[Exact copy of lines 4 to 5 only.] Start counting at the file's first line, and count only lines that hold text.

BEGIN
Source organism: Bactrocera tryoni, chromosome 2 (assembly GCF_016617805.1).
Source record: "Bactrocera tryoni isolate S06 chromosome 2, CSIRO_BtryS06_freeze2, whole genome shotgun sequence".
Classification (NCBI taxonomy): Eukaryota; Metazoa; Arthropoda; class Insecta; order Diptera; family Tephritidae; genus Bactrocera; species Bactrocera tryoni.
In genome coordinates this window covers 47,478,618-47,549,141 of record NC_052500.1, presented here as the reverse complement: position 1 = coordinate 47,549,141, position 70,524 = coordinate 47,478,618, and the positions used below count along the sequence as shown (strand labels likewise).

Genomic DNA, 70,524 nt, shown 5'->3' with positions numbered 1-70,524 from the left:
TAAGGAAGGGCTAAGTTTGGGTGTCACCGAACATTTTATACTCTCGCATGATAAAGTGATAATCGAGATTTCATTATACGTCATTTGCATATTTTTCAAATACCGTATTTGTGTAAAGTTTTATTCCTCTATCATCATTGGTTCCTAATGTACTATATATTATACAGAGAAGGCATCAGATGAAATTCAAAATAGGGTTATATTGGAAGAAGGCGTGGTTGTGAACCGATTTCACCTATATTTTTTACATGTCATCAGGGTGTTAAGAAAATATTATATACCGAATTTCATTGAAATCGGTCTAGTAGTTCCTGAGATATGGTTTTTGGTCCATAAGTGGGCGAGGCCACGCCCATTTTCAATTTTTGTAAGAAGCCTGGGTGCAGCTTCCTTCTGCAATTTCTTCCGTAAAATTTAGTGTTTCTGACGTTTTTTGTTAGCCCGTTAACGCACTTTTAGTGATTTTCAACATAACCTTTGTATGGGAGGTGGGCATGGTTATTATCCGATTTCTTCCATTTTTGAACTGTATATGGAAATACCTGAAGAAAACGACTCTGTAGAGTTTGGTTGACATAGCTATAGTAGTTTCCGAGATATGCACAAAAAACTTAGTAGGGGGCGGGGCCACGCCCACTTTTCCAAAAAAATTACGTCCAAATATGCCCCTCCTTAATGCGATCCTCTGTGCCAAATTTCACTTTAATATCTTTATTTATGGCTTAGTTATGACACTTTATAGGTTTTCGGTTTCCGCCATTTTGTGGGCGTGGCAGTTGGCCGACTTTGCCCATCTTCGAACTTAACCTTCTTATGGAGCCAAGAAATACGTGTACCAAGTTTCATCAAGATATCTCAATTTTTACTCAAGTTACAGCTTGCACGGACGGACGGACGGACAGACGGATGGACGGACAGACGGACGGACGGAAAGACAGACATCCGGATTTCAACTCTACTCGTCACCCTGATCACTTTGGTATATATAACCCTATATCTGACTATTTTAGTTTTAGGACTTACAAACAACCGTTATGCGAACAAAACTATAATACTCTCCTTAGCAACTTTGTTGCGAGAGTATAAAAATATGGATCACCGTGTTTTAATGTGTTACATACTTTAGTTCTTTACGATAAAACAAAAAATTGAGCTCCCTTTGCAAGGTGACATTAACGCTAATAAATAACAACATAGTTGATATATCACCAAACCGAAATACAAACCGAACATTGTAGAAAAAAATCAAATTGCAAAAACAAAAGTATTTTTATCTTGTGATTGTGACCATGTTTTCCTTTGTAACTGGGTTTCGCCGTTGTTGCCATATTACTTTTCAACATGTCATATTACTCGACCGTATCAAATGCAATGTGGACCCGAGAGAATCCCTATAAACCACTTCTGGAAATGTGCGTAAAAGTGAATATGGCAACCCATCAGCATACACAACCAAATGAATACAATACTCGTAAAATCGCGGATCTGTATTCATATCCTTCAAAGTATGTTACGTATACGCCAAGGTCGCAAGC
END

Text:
In genome coordinates this window covers 47,478,618-47,549,141 of record NC_052500.1, presented here as the reverse complement: position 1 = coordinate 47,549,141, position 70,524 = coordinate 47,478,618, and the positions used below count along the sequence as shown (strand labels likewise).

Genomic DNA, 70,524 nt, shown 5'->3' with positions numbered 1-70,524 from the left: